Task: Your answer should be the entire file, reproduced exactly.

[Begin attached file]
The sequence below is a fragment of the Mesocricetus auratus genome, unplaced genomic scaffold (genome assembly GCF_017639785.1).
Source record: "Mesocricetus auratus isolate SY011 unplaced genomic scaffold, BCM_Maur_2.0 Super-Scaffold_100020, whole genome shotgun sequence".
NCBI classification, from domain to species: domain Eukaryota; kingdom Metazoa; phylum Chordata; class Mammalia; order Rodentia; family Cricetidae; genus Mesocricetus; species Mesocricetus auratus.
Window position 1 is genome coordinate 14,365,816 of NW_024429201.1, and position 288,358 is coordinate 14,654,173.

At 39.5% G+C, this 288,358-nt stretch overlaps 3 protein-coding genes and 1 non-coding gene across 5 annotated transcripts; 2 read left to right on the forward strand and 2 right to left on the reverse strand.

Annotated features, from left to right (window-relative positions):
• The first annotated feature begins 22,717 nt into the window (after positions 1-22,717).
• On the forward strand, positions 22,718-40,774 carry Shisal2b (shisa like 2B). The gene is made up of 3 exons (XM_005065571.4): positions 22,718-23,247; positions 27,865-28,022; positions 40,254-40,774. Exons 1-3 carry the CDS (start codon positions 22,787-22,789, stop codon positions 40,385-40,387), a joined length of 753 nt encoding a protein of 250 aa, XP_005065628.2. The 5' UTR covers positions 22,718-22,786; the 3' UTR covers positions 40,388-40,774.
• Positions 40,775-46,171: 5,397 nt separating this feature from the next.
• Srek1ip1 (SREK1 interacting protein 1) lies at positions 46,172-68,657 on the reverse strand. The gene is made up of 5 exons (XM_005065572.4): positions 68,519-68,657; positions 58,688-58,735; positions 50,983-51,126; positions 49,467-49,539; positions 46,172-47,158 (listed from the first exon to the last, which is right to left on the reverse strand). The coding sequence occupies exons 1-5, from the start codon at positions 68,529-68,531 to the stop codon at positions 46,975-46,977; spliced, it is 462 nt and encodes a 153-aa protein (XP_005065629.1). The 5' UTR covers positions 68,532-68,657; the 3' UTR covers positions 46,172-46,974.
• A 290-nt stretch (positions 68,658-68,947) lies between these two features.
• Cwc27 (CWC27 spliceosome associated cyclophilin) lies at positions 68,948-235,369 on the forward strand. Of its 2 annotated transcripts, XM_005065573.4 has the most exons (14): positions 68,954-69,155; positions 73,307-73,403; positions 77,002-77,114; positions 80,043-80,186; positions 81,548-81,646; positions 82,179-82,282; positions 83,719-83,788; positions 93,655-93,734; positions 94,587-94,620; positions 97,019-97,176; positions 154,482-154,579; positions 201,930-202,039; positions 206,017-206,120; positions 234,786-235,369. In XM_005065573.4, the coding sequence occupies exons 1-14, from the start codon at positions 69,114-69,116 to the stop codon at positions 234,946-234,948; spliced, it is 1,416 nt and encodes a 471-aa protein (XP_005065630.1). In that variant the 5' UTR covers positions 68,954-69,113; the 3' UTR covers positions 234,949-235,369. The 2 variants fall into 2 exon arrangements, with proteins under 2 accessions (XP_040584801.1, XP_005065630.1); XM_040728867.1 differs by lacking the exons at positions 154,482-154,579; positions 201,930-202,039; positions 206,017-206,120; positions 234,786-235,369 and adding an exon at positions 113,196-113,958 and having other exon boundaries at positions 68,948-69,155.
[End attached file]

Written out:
The sequence below is a fragment of the Mesocricetus auratus genome, unplaced genomic scaffold (genome assembly GCF_017639785.1).
Source record: "Mesocricetus auratus isolate SY011 unplaced genomic scaffold, BCM_Maur_2.0 Super-Scaffold_100020, whole genome shotgun sequence".
NCBI classification, from domain to species: domain Eukaryota; kingdom Metazoa; phylum Chordata; class Mammalia; order Rodentia; family Cricetidae; genus Mesocricetus; species Mesocricetus auratus.
Window position 1 is genome coordinate 14,365,816 of NW_024429201.1, and position 288,358 is coordinate 14,654,173.

At 39.5% G+C, this 288,358-nt stretch overlaps 3 protein-coding genes and 1 non-coding gene across 5 annotated transcripts; 2 read left to right on the forward strand and 2 right to left on the reverse strand.

Annotated features, from left to right (window-relative positions):
• The first annotated feature begins 22,717 nt into the window (after positions 1-22,717).
• On the forward strand, positions 22,718-40,774 carry Shisal2b (shisa like 2B). The gene is made up of 3 exons (XM_005065571.4): positions 22,718-23,247; positions 27,865-28,022; positions 40,254-40,774. Exons 1-3 carry the CDS (start codon positions 22,787-22,789, stop codon positions 40,385-40,387), a joined length of 753 nt encoding a protein of 250 aa, XP_005065628.2. The 5' UTR covers positions 22,718-22,786; the 3' UTR covers positions 40,388-40,774.
• Positions 40,775-46,171: 5,397 nt separating this feature from the next.
• Srek1ip1 (SREK1 interacting protein 1) lies at positions 46,172-68,657 on the reverse strand. The gene is made up of 5 exons (XM_005065572.4): positions 68,519-68,657; positions 58,688-58,735; positions 50,983-51,126; positions 49,467-49,539; positions 46,172-47,158 (listed from the first exon to the last, which is right to left on the reverse strand). The coding sequence occupies exons 1-5, from the start codon at positions 68,529-68,531 to the stop codon at positions 46,975-46,977; spliced, it is 462 nt and encodes a 153-aa protein (XP_005065629.1). The 5' UTR covers positions 68,532-68,657; the 3' UTR covers positions 46,172-46,974.
• A 290-nt stretch (positions 68,658-68,947) lies between these two features.
• Cwc27 (CWC27 spliceosome associated cyclophilin) lies at positions 68,948-235,369 on the forward strand. Of its 2 annotated transcripts, XM_005065573.4 has the most exons (14): positions 68,954-69,155; positions 73,307-73,403; positions 77,002-77,114; positions 80,043-80,186; positions 81,548-81,646; positions 82,179-82,282; positions 83,719-83,788; positions 93,655-93,734; positions 94,587-94,620; positions 97,019-97,176; positions 154,482-154,579; positions 201,930-202,039; positions 206,017-206,120; positions 234,786-235,369. In XM_005065573.4, the coding sequence occupies exons 1-14, from the start codon at positions 69,114-69,116 to the stop codon at positions 234,946-234,948; spliced, it is 1,416 nt and encodes a 471-aa protein (XP_005065630.1). In that variant the 5' UTR covers positions 68,954-69,113; the 3' UTR covers positions 234,949-235,369. The 2 variants fall into 2 exon arrangements, with proteins under 2 accessions (XP_040584801.1, XP_005065630.1); XM_040728867.1 differs by lacking the exons at positions 154,482-154,579; positions 201,930-202,039; positions 206,017-206,120; positions 234,786-235,369 and adding an exon at positions 113,196-113,958 and having other exon boundaries at positions 68,948-69,155.